• Hydroxycut
  • Metabolife 356
  • American Academy of Family Physicians (AAFP)
    Website http//familydoctor.org/784.xml

29
Other
  • Eat Right For Your Type The Blood Type Diet
  • American Academy of Family Physicians (AAFP)
    Website http//familydoctor.org/784.xml

30
Atkins Diet Carbohydrates are bad…
Picture from
http//www.faddiet.com/atkinsdiet.html
31
Atkins Diet Timeline
  • 1972 Dr. Atkins Diet Revolution
  • 1992 Dr. Atkins' New Diet Revolution

32
Whats the difference?
33
Whats the appeal?
  • Turns current diet recommendations upside down
  • Eat as much fat, meat, and dairy as you like
  • Ignore fruits, vegetables, and grains
  • Steaks without the potatoes, ribs without the
    coleslaw, and meatballs without the pasta.
  • Understanding Nutrition, 8th ed. Pg 251

34
Whats the appeal?
  • Blame current diet recommendations for our
    obesity epidemic
  • Facts
  • Obesity has risen
  • Fat intake has dropped from 36 to 34 percent
  • BUT… energy intake increased by 200 kcals a day ?
    actual fat intake has increased by 4 grams a day!
  • Understanding Nutrition, 8th ed. Pg 251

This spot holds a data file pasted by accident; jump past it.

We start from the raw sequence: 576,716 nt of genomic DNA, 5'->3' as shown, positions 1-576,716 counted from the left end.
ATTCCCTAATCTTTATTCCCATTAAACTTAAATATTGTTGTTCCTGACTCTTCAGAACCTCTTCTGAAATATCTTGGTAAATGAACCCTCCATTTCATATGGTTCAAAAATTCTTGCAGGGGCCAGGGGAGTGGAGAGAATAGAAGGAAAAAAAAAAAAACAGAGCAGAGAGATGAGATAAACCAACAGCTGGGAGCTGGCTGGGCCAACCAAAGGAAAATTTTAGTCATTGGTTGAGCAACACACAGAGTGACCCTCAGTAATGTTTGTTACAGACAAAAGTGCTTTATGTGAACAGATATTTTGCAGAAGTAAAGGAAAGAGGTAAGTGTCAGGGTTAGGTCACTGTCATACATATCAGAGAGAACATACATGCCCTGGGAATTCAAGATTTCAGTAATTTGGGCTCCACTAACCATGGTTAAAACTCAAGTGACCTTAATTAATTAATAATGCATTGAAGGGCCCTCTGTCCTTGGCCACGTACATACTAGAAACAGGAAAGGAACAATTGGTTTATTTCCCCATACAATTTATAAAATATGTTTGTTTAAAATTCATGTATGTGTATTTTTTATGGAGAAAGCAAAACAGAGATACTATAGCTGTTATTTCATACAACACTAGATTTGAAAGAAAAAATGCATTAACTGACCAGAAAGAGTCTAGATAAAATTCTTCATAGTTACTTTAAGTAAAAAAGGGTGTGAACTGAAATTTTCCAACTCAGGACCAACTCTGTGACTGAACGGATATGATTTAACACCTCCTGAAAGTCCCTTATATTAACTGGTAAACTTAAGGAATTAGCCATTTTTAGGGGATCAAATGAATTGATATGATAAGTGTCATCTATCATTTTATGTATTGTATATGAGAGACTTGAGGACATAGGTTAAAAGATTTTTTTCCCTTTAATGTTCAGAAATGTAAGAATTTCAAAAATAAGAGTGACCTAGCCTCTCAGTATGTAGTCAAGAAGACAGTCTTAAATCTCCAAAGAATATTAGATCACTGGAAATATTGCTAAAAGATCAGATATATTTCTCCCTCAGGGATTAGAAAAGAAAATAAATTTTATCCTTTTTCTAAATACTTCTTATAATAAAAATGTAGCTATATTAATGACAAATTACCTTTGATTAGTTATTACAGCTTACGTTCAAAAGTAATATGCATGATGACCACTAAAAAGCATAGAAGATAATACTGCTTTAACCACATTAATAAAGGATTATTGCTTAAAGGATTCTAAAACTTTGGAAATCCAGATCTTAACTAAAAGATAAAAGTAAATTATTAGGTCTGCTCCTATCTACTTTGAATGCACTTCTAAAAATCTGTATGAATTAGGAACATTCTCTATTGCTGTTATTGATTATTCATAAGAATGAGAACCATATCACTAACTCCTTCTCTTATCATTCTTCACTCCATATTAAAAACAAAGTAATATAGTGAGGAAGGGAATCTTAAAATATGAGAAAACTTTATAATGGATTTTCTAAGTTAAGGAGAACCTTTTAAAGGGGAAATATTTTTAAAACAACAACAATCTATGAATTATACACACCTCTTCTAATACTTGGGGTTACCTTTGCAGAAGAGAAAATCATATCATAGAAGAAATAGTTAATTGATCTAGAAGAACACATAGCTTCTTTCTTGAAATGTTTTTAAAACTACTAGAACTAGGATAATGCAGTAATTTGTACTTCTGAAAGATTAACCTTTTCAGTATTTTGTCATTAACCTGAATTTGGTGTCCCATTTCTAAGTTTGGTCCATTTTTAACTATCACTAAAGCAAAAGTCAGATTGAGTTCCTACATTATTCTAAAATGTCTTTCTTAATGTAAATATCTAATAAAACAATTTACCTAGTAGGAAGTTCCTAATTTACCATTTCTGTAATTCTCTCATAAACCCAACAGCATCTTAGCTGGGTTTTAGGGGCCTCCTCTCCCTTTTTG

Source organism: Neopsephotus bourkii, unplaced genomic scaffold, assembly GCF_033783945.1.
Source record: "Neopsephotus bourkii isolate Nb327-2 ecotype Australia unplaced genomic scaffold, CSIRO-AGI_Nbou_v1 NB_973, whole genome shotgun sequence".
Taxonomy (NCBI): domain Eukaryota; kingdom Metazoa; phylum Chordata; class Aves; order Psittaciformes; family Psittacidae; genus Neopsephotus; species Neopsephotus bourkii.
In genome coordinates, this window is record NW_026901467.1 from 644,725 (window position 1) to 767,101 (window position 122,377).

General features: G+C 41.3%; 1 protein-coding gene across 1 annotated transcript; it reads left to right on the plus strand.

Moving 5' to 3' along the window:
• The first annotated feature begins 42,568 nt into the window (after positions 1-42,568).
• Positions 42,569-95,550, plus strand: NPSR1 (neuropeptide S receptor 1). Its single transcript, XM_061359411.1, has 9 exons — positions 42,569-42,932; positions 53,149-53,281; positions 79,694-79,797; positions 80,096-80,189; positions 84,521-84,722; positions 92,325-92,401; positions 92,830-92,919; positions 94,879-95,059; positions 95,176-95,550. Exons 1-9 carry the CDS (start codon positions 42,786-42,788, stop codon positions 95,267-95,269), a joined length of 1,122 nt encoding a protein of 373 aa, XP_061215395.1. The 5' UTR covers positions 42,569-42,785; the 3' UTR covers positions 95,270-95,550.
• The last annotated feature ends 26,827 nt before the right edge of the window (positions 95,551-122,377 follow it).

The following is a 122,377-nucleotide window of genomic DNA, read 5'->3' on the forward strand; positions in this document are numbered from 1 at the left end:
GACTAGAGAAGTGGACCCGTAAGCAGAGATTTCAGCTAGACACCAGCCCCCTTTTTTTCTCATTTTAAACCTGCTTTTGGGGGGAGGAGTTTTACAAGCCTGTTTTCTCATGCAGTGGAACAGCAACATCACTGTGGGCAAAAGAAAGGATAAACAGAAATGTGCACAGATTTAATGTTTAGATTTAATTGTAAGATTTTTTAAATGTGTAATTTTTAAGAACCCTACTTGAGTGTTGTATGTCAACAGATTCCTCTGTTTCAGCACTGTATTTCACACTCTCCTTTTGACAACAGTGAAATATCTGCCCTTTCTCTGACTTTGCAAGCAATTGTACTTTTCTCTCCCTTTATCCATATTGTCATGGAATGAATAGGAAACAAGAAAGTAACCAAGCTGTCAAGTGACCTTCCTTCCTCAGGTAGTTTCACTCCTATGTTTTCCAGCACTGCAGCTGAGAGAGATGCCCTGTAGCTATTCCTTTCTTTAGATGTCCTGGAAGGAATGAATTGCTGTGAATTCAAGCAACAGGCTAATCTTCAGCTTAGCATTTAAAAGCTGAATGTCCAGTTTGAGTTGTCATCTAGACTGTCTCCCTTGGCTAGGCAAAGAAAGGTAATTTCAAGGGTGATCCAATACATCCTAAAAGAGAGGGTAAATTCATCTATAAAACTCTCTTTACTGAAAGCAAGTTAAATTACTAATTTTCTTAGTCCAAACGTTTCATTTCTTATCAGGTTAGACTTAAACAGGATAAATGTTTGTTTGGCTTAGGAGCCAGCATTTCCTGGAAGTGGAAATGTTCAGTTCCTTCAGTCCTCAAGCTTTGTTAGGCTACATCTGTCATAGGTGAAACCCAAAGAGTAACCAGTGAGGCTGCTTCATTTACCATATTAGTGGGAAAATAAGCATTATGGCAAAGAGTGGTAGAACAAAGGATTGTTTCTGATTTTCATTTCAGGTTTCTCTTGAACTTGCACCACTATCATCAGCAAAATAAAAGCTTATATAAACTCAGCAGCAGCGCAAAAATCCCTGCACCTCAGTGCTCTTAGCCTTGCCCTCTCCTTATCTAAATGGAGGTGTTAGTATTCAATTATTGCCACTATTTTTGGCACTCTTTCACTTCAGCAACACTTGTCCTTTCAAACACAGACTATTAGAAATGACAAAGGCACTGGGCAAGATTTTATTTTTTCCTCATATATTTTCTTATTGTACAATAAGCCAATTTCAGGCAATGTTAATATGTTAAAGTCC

35
Why does it work?
  • Weight loss results because of a reduction in
    calorie intake
  • Protein is the most satiating…people feel more
    full… they eat less (its the calories)
  • Provides a guide… eliminating decision making

36
What are the risks?
  • Nausea
  • Fatigue
  • Constipation
  • Low blood pressure
  • Elevated uric acid
  • Stale foul taste in the mouth
  • Understanding Nutrition, 8th ed. Pg 252

37
What are the risks?
  • Shift from lean body mass to fat
  • High protein usually means high fat! Diets high
    in fat, saturated fat, and cholesterol are risk
    factors for heart disease and atherosclerosis
  • Without fruits, vegetables, and grains the diet
    lacks fiber, vitamins and minerals.
  • Understanding Nutrition, 8th ed. Pg 252

38
National Nutrition Month 07
American Dietetics Association www.eatright.org
39
Key Messages National Nutrition Month 07
  • Develop an eating plan for lifelong health. Too
    often people adopt the latest food fad rather
    than focusing on overall health. Get back to
    basics and use the Dietary Guidelines 2005 and
    MyPyramid as your guide to healthy eating.